PREP – Adolescent Development
Adolescent development, or the transition to adulthood, refers to not only the physiological changes youth experience, but also the cognitive, emotional, social, sexual, identity formation, and spiritual change and growth that occurs. Successful adolescent development is a product of preparation and capacity building, providing youth with the necessary tools to become "successful" adults.
Strategies Used to Foster Positive Youth Development
- Youth Empowerment
- Fostering a group or community identity
- Gender–based empowerment and community awareness
- Mentorship Connection to the Community
Tips on Incorporating Adolescent Development ActivitiesIncorporate self–esteem, empowerment, and self–determination concepts.
- Program leaders should exhibit positive attitudes.
- Exercises may include identifying individual strengths, goals, and sources of community pride.
- Program curricula and facilitators should emphasize opportunities for growth and improvement.
- Emphasize capacity–building, opportunities, and goal–setting rather than activities grounded in avoiding specific problem behaviors.
- Involve community members (e.g., teachers, parents, community leaders).
- Conduct group discussions and activities that help establish a social norm of healthy attitudes and values towards a given health behavior or decision.
- Identify particular strengths, challenges, attitudes, and values of the intervention group. This can be done through reflection exercises, group discussions, and brainstorming.
- Mentors should be models of successful transition to adulthood, relative to the program participant (e.g., college students or young adults to mentor high school students).
- Mentors should come from within the community.
- Mentors, family members, teachers, and peers serve as role models to reinforce values and goals.
- Involvement with community or school organizations through the learning process establishes supportive connectivity that is sustained beyond the length of the program.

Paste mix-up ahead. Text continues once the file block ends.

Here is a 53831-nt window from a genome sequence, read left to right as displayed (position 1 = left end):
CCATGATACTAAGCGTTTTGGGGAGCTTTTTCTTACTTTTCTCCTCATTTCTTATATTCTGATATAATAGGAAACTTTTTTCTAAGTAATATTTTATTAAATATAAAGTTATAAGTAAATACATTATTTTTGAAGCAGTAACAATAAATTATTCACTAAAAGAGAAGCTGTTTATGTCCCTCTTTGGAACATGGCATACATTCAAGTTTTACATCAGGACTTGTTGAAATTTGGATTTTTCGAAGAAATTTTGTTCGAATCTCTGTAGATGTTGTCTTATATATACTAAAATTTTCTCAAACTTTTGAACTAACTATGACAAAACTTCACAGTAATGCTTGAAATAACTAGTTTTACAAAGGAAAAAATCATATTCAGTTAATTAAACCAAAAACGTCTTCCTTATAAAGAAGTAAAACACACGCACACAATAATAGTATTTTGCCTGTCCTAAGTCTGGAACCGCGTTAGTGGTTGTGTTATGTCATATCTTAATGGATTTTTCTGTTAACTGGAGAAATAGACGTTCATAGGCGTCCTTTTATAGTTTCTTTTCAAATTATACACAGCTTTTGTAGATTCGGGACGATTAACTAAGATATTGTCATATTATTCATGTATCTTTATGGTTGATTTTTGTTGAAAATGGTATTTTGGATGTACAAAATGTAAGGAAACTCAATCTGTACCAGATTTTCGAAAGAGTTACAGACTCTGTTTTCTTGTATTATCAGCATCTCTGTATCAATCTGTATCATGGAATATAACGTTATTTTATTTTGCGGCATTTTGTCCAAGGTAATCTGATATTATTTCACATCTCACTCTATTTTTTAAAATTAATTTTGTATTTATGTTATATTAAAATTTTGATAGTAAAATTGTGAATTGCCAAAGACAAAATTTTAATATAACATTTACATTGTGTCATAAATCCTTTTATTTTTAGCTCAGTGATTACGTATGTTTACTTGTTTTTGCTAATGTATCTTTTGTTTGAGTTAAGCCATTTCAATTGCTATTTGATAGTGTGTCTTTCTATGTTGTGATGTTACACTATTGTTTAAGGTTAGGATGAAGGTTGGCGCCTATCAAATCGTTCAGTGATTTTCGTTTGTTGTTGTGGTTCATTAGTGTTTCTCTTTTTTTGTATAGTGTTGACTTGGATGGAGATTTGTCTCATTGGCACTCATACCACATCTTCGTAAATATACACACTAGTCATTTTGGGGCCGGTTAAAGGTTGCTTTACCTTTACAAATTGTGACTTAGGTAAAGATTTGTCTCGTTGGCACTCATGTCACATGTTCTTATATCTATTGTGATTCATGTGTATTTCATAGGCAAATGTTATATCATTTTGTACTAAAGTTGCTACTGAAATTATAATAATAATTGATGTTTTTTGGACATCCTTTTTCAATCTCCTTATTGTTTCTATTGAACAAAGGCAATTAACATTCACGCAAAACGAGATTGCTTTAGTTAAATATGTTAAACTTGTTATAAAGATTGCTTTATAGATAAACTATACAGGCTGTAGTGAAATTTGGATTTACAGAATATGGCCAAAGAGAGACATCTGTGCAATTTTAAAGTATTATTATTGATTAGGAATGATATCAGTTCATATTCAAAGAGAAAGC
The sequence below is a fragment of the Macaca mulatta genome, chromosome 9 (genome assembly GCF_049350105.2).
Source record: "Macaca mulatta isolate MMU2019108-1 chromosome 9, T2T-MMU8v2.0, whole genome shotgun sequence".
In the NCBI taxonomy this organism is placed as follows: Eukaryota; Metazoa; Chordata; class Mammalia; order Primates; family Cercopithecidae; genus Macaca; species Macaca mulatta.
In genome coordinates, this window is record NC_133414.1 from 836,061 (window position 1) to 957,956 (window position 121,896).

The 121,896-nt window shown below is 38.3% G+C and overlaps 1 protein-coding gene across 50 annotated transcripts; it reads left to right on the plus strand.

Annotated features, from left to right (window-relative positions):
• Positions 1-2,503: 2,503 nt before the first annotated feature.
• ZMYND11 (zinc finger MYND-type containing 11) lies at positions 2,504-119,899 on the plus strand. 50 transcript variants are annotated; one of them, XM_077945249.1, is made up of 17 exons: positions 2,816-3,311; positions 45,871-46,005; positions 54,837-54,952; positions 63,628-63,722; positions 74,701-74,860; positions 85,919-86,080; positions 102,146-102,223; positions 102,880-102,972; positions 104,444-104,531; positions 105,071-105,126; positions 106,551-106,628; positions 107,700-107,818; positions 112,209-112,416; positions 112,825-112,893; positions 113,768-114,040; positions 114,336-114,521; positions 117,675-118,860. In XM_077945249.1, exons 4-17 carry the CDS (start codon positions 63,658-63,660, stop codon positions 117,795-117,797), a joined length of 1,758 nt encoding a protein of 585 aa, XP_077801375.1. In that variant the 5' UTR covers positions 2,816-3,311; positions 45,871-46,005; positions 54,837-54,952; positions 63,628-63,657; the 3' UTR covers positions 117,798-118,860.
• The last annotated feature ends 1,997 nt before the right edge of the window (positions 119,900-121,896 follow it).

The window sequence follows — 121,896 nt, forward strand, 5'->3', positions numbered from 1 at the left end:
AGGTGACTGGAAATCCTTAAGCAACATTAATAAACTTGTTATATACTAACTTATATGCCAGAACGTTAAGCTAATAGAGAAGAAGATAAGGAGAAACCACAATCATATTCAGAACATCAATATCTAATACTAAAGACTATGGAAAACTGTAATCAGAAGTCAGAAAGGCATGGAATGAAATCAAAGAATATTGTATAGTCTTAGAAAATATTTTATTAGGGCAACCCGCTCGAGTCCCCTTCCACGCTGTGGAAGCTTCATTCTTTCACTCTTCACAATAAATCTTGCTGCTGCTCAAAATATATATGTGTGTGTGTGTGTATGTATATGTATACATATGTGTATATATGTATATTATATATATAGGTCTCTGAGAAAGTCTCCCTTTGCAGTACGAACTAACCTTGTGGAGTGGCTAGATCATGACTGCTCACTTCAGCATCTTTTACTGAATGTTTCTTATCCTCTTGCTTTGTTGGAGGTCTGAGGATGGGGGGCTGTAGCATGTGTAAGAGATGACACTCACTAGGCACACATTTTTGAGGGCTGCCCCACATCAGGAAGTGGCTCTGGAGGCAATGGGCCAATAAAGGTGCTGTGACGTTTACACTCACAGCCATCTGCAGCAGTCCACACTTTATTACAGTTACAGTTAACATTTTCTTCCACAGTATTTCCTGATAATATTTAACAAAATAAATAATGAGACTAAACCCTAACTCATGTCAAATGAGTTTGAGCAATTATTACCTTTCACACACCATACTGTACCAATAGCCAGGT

- Involve school and/or community members in program implementation — activities may include community service outreach and volunteering.
- "Refresher" courses can be taught at 6–month or one–year intervals following completion of original program.
- Follow–up programming can be altered to align with the group’s progressing developmental stage.
- Collection and analysis of process and outcome indicators help identify individual program strengths and challenges.
- Installment of follow–up programming can greatly contribute to the quality of data to assess long–term effects of the program.
The above information was taken from: Family and Youth Services Bureau. Teen Pregnancy Prevention Program, PREP Adult Preparation Subjects – Resource Guide (PDF), 2011
PREP curricula incorporating adolescent development activities and/or lessons
Other Adolescent Development Resources
- Best Evidence Encyclopedia
- Blueprints Model Program
- FindYouthInfo.gov Program Tool
- HFRP Out of School Time Database
- Child Trends - Lifecourse Interventions to Nurture Kids Successfully (LINKS) Synthesis
- NDPC/N Model Programs (National Dropout Prevention Center/Network)
- OJJDP Model Programs Guide (Office of Juvenile Justice and Delinquency Prevention)
- Promising Practices Network Programs that Work
- Strengthening America’s Families
- The Talk: An Intercourse on Coming of Age